Reviewed by Harriet
Every station has its special voice. Some are of grit. Some are of sand. Some are of milk cans. Some are of rock muffled by tunnel smoke. Whatever the voice, it speaks to those who know it, sounding a name without pronouncing it; but those who do not know it drowse on, for to them it brings no message, and is merely a noise unilluminated by personal tradition.
This is the opening paragraph of Thirteen Guests, and has very little to do with the plot at all, apart from the fact that the story does begin with some people arriving by train to spend the weekend at Bragley Court, home to Lord and Lady Aveling. But I quote it here because it shows you what a fascinating and unusual writer Farjeon was. First published in 1936, the year before Farjeon’s Mystery in White [reviewed here], which became massively popular last winter when it was re-published in a British Library Crime Classics edition (and which also begins at a railway station), this is a classic ‘country house’ mystery. And of course, as Martin Edwards points out in his introduction, a country house mystery is also a ‘closed circle’ mystery, since the number of suspects is naturally limited by the number of guests at the house. In this instance there are thirteen of them, an unlucky number, and sure enough more than one of them is dead before we’ve got all that far into the novel.
I very much enjoyed Mystery in White, but I must tell you that this is in many ways a superior novel, or at least a more complex one, both in terms of plot and characterisation. As far as the plot is concerned, there are, eventually, three deaths – but if you don’t care for blood and violence, fear not, as these don’t figure at all. In fact in many ways the deaths seem almost incidental to everything else that’s going on here. Other mysteries abound, including who defaced the portrait of Lord Aveling’s daughter, why the blue glass water jug was deliberately smashed, who the stranger at the station was (and why the pretty actress reacted so badly to his appearance), why the famous cricketer hid the hip flask in his dressing table drawer… Well, you get the idea.
As for the characters, you could hardly hope to find a more varied and interesting bunch. In addition to the Earl, his daughter Anne, the actress and the cricketer, you’ve also got Pratt, the celebrated society portraitist (he whose painting was defaced) and his friend Bultin, a brilliant, cynical journalist. Then there’s Mr Rowe, a ‘sausage king’, visiting with his wife and daughter; Sir James Earnshaw, a liberal MP; the great detective novelist Miss Edyth Fermoy-Jones; Mr and Mrs Chater, a very dodgy couple who nobody likes; and last but by no means least, a lovely young widow, Nadine, who ‘had the beauty that drugs’. And of course there’s that thirteenth guest, a young man called John Foss, who is laid up on a sofa throughout, having had an accident at the station and been rescued and brought to Bagley Court by Nadine. He’s a bit of a mystery too, to start with anyway, but luckily (as he’s so likeable) absolutely not a suspect because he can’t walk.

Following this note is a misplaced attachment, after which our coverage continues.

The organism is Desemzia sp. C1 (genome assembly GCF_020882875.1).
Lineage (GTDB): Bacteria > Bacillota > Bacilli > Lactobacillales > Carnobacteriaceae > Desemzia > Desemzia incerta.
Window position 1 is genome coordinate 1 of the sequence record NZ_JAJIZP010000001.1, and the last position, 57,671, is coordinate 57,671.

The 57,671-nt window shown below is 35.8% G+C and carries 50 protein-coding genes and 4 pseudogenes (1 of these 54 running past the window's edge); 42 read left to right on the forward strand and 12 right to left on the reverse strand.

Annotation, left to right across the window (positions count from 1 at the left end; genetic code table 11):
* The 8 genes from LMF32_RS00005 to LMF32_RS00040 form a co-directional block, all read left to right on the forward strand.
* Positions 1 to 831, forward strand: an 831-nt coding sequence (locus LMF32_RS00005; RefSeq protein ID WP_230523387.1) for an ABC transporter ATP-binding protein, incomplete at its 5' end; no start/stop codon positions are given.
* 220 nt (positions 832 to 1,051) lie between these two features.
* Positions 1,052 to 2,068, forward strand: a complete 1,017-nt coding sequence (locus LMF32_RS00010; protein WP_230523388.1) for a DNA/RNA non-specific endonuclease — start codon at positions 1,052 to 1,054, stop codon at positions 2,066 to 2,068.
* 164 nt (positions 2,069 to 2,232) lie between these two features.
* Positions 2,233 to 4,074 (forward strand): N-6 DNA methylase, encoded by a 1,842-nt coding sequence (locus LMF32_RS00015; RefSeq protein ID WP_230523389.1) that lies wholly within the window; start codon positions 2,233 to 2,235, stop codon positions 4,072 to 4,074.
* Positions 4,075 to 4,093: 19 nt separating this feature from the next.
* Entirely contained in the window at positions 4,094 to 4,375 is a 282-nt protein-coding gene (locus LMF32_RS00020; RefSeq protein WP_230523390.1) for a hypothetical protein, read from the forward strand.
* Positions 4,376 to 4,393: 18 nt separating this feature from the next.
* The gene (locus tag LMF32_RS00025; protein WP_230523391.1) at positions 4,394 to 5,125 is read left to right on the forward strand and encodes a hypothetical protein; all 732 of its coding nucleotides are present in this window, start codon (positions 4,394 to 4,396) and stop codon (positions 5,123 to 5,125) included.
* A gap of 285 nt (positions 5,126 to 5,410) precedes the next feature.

Of course everybody interacts with everybody else in various complicated ways, and most people prove to have secrets. The Earl is completely besotted with the actress, who wants him to put up some money for a play, but he’s worried, as he’s never committed adultery before and is really quite fond of his wife. Anne is obviously in love with the cricketer but her father isn’t so keen on the match. I did wonder if Pratt and Bultin were a couple, but this is never spelled out. Above all, though, it’s the relationship between Nadine and John Foss that gives this book its charm, or at least it was for me. Here are a couple of slightly battered people (unhappy pasts, I mean) who are ridiculously drawn to each other right from the moment they meet. They know nothing about each other, but slowly, in snatched conversations when Nadine can escape from the throng, they get fonder and fonder. I’m not talking about lovey dovey stuff here, though that’s clearly the subtext – just two intelligent and perceptive people talking about life in general, with a great deal of wit and charm into the bargain. People just don’t write like this any more, or not enough, anyway.
Well, you can see that I liked and admired this novel tremendously. I haven’t even mentioned the detecive, Kendall, and his amazing powers of reasoning and deduction, through which anything you may have thought might have explained the puzzling events is completely thrown out of the window. I didn’t have the first idea how it all might end up being elucidated, and frankly I didn’t care. I can’t wait for more of Farjeon – hope the British Library is listening!
Harriet is one of the editors of Shiny New Books.
J. Jefferson Farjeon, Thirteen Guests (British Library: London, 2015). 9780712356015, 256pp., paperback.
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